elections: none

Administrative divisions:
7 divisions (taing-myar, singular - taing) and 7 states (pyi ne-myar, singular - pyi ne)
divisions: Ayeyarwady, Bago, Magway, Mandalay, Sagaing, Tanintharyi, Yangon
states: Chin, Kachin, Kayah, Kayin, Mon, Rakhine, Shan

Judicial branch:
remnants of the British-era legal system are in place, but there is no guarantee of a fair public trial; the judiciary is not independent of the executive

  Economy Back To Top

Exports - partners:
Thailand 44.3%, India 14.5%, China 7.1%, Japan 5.7% (2007)

Electricity - consumption:
4.289 billion kWh (2006 est.)

Central bank discount rate:
12% (31 December 2007)

Electricity - imports:
0 kWh (2007 est.)

Current account balance:
$762 million (2008 est.)

Debt - external:
$7.17 billion (31 December 2008 est.)

Unemployment rate:
9.4% (2008 est.)

Oil - exports:
5,000 bbl/day (2006 est.)

GDP - per capita (PPP):
$1,200 (2008 est.)

Investment (gross fixed):
14.1% of GDP (2008 est.)

Stock of domestic credit:
$887.7 billion (31 December 2007)

GDP (purchasing power parity):
$56.58 billion (2008 est.)

GDP (official exchange rate):
$13.7 billion (2008 est.)

Exchange rates:
kyats (MMK) per US dollar - 1,205 (2008 est.), 1,296 (2007), 1,280 (2006), 5.761 (2005), 5.7459 (2004)
note: unofficial exchange rates ranged in 2004 from 815 kyat/US dollar to nearly 970 kyat/US dollar, and by yearend 2005, the unofficial exchange rate was 1,075 kyat/US dollar; data shown for 2003-05 are official exchange rates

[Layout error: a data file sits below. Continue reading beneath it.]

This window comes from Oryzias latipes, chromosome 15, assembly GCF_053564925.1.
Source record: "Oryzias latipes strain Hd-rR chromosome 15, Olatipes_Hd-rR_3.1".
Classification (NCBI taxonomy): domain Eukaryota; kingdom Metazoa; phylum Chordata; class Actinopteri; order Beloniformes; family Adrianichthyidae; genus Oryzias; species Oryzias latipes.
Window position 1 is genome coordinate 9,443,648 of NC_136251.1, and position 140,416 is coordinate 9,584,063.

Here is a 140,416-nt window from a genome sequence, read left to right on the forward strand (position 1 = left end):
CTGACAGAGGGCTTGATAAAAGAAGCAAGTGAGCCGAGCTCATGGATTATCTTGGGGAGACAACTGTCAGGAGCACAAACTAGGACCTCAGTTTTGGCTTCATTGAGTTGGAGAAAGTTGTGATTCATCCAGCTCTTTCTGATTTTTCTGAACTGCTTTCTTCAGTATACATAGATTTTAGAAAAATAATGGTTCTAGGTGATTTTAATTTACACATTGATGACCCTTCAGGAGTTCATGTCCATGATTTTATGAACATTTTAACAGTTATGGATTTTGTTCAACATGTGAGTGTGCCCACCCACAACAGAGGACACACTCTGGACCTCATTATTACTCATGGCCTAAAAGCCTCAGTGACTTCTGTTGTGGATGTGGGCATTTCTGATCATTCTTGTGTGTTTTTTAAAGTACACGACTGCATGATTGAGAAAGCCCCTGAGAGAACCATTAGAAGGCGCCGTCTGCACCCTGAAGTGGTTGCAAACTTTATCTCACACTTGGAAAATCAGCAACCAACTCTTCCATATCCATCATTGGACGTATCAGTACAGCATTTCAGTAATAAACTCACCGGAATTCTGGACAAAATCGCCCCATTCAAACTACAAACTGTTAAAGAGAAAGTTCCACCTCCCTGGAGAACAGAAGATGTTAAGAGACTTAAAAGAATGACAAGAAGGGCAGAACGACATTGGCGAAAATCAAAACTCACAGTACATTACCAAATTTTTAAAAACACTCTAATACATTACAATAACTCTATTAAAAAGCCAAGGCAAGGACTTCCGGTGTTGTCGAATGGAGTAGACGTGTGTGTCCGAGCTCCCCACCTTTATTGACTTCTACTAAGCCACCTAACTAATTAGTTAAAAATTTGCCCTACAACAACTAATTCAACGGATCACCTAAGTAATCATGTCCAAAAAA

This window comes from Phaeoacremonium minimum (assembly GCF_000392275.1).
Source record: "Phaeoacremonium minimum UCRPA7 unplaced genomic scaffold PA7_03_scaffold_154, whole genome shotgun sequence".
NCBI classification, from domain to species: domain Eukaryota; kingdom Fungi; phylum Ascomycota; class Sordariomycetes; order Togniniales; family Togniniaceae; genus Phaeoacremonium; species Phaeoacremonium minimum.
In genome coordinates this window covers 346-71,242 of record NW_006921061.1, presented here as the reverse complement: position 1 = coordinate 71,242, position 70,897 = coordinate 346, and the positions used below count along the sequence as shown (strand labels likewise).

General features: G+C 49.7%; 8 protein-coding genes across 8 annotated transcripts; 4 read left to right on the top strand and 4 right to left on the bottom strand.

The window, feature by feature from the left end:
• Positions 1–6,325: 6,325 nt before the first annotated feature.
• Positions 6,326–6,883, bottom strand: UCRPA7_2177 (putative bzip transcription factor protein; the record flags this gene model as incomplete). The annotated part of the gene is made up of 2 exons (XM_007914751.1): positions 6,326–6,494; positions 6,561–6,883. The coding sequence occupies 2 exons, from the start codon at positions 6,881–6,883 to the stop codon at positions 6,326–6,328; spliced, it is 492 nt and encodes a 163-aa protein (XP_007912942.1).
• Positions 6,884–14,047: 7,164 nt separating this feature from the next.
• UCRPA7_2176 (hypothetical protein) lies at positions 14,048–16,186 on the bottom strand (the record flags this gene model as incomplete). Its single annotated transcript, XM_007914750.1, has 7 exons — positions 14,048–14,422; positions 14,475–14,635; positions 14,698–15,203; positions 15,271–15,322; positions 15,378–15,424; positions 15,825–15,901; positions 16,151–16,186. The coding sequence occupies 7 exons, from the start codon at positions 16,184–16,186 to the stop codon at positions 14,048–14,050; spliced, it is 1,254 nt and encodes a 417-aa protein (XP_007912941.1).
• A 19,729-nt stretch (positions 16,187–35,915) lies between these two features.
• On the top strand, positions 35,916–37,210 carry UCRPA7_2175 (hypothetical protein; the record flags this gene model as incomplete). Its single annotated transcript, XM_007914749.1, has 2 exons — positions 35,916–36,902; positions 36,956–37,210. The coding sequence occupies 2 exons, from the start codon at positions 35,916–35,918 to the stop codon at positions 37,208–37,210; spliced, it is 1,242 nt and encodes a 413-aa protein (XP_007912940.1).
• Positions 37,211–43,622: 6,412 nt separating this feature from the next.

GDP - real growth rate:
0.9% (2008 est.)

Stock of money:
$598 billion
note: This number reflects the vastly overvalued official exchange rate of 5.38 kyat per dollar. At the unofficial black market rate of 1305 kyat per dollar, the stock of kyats would equal only US$2.465 billion and Burma's velocity of money (the number of times money turns over in the course of a year) would be six, in line with the velocity of money for other countries in the region. (31 December 2007)

Labor force:
30.04 million (2008 est.)

Imports - partners:
China 33.7%, Thailand 19.1%, Singapore 15.5%, South Korea 5.8%, Indonesia 5.2%, Malaysia 4.2% (2007)

Inflation rate (consumer prices):
27.3% (2008 est.)

GDP - composition by sector:
agriculture: 40.9%
industry: 19.7%
services: 39.3% (2008 est.)

Oil - imports:
22,180 bbl/day (2005 est.)

Exports:
$6.149 billion f.o.b.
note: official export figures are grossly underestimated due to the value of timber, gems, narcotics, rice, and other products smuggled to Thailand, China, and Bangladesh (2008 est.)

Natural gas - consumption:
3.62 billion cu m (2006 est.)

Currency (code):
kyat (MMK)

Economy - overview: